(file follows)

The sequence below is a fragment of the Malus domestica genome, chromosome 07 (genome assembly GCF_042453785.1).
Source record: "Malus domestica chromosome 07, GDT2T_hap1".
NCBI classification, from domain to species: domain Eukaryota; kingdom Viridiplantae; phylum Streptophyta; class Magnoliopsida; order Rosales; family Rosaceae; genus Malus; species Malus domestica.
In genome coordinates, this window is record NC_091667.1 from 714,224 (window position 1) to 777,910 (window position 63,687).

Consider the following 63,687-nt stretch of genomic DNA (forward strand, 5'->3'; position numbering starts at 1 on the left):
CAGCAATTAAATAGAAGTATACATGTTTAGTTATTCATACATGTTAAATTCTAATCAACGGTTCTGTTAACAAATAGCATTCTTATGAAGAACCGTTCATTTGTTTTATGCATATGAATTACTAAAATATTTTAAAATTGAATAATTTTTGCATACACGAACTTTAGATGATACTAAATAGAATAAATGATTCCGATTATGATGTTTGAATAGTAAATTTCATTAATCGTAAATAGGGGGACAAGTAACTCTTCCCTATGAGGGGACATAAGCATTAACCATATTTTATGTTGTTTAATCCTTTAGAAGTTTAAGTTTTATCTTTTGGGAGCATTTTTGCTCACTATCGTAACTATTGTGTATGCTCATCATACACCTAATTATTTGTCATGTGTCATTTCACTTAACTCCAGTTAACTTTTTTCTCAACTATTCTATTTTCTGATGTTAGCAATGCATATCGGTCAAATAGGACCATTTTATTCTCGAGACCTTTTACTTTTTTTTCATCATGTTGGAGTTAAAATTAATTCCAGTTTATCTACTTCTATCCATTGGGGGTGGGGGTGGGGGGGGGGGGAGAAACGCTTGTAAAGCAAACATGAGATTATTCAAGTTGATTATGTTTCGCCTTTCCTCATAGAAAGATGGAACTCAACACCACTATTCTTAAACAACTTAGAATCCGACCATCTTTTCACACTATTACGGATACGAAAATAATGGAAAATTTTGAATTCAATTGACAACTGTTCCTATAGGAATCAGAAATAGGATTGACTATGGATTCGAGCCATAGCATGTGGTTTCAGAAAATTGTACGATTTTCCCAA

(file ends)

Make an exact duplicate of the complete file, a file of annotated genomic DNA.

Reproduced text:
The sequence below is a fragment of the Malus domestica genome, chromosome 07 (genome assembly GCF_042453785.1).
Source record: "Malus domestica chromosome 07, GDT2T_hap1".
NCBI classification, from domain to species: domain Eukaryota; kingdom Viridiplantae; phylum Streptophyta; class Magnoliopsida; order Rosales; family Rosaceae; genus Malus; species Malus domestica.
In genome coordinates, this window is record NC_091667.1 from 714,224 (window position 1) to 777,910 (window position 63,687).

Consider the following 63,687-nt stretch of genomic DNA (forward strand, 5'->3'; position numbering starts at 1 on the left):
CAGCAATTAAATAGAAGTATACATGTTTAGTTATTCATACATGTTAAATTCTAATCAACGGTTCTGTTAACAAATAGCATTCTTATGAAGAACCGTTCATTTGTTTTATGCATATGAATTACTAAAATATTTTAAAATTGAATAATTTTTGCATACACGAACTTTAGATGATACTAAATAGAATAAATGATTCCGATTATGATGTTTGAATAGTAAATTTCATTAATCGTAAATAGGGGGACAAGTAACTCTTCCCTATGAGGGGACATAAGCATTAACCATATTTTATGTTGTTTAATCCTTTAGAAGTTTAAGTTTTATCTTTTGGGAGCATTTTTGCTCACTATCGTAACTATTGTGTATGCTCATCATACACCTAATTATTTGTCATGTGTCATTTCACTTAACTCCAGTTAACTTTTTTCTCAACTATTCTATTTTCTGATGTTAGCAATGCATATCGGTCAAATAGGACCATTTTATTCTCGAGACCTTTTACTTTTTTTTCATCATGTTGGAGTTAAAATTAATTCCAGTTTATCTACTTCTATCCATTGGGGGTGGGGGTGGGGGGGGGGGGAGAAACGCTTGTAAAGCAAACATGAGATTATTCAAGTTGATTATGTTTCGCCTTTCCTCATAGAAAGATGGAACTCAACACCACTATTCTTAAACAACTTAGAATCCGACCATCTTTTCACACTATTACGGATACGAAAATAATGGAAAATTTTGAATTCAATTGACAACTGTTCCTATAGGAATCAGAAATAGGATTGACTATGGATTCGAGCCATAGCATGTGGTTTCAGAAAATTGTACGATTTTCCCAA